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How does a rotating wheel apply torque/force on a ball?

  1. Sep 20, 2012 #1
    I saw a baseball pitching machine that throws baseballs at 40-70mph with one wheel... All that wheel does is rotate and as the ball touches the rotating wheel it accelerates and comes flying out of the machine at an appropriate angle.. My question is: what is the physics behind that wheel on ball action? I understand torque but I don't get how it works since the ball is "parallel" to the wheel. There is nothing pushing the ball in a straight line... How is the energy transferred from wheel to ball??? Thanks!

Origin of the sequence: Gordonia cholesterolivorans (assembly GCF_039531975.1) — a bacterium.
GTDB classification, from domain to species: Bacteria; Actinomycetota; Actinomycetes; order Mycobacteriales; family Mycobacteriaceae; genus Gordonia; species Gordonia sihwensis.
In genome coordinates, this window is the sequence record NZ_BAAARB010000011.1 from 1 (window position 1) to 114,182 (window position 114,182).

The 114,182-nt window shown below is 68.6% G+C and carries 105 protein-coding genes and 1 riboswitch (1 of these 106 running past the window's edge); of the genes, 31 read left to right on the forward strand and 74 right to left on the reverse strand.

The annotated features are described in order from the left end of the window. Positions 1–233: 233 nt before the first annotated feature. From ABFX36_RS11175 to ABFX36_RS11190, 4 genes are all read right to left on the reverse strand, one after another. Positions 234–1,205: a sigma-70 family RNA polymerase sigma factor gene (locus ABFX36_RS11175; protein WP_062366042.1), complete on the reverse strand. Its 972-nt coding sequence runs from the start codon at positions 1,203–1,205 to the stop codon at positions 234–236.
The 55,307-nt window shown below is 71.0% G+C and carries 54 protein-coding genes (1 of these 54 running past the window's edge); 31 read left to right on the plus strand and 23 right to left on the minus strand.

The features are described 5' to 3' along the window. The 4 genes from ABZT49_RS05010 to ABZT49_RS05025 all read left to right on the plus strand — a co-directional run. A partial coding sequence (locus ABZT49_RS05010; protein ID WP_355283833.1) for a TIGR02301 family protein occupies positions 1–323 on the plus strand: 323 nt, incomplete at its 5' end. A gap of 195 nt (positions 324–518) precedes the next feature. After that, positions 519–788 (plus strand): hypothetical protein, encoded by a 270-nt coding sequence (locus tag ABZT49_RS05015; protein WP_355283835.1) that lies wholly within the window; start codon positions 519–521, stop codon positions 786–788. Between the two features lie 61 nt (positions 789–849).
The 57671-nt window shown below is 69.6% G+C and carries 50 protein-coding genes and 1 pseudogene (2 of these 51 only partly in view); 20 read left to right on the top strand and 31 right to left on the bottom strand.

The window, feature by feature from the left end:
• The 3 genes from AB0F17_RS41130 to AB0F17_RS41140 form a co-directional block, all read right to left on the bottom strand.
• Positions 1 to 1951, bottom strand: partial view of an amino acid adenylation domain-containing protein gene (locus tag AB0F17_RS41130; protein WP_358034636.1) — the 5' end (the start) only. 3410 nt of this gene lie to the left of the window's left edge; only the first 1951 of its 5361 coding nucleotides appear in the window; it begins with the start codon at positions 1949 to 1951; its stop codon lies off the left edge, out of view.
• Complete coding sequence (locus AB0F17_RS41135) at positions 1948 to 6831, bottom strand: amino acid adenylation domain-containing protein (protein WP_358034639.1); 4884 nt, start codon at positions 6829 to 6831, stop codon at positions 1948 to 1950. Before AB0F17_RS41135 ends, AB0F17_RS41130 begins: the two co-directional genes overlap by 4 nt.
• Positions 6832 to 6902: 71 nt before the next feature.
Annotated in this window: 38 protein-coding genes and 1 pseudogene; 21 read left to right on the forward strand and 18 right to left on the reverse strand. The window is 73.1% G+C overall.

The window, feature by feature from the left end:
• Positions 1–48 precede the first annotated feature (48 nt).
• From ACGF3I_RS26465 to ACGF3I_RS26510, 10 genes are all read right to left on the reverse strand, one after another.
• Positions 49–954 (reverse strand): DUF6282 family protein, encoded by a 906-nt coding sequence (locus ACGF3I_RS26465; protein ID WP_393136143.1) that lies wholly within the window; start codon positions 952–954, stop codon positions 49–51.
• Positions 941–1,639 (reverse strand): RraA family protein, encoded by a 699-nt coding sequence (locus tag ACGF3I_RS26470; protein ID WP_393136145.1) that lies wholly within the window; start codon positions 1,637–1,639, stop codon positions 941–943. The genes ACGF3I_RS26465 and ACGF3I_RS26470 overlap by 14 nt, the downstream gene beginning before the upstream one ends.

2. jcsd
  3. Sep 21, 2012 #2


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    Staff: Mentor

    The wheel moves quicker than the ball, and friction will accelerate the ball. The precise direction is not so important - after leaving the machine, the ball will always fly in a straight line (at least if we neglect gravity and air resistance), and if the direction does not fit, simply rotate the machine.
  4. Sep 21, 2012 #3
    there is friction between the ball and the wheel. It makes the ball move in the direction tangential to the point on the wheel where the ball makes contact.
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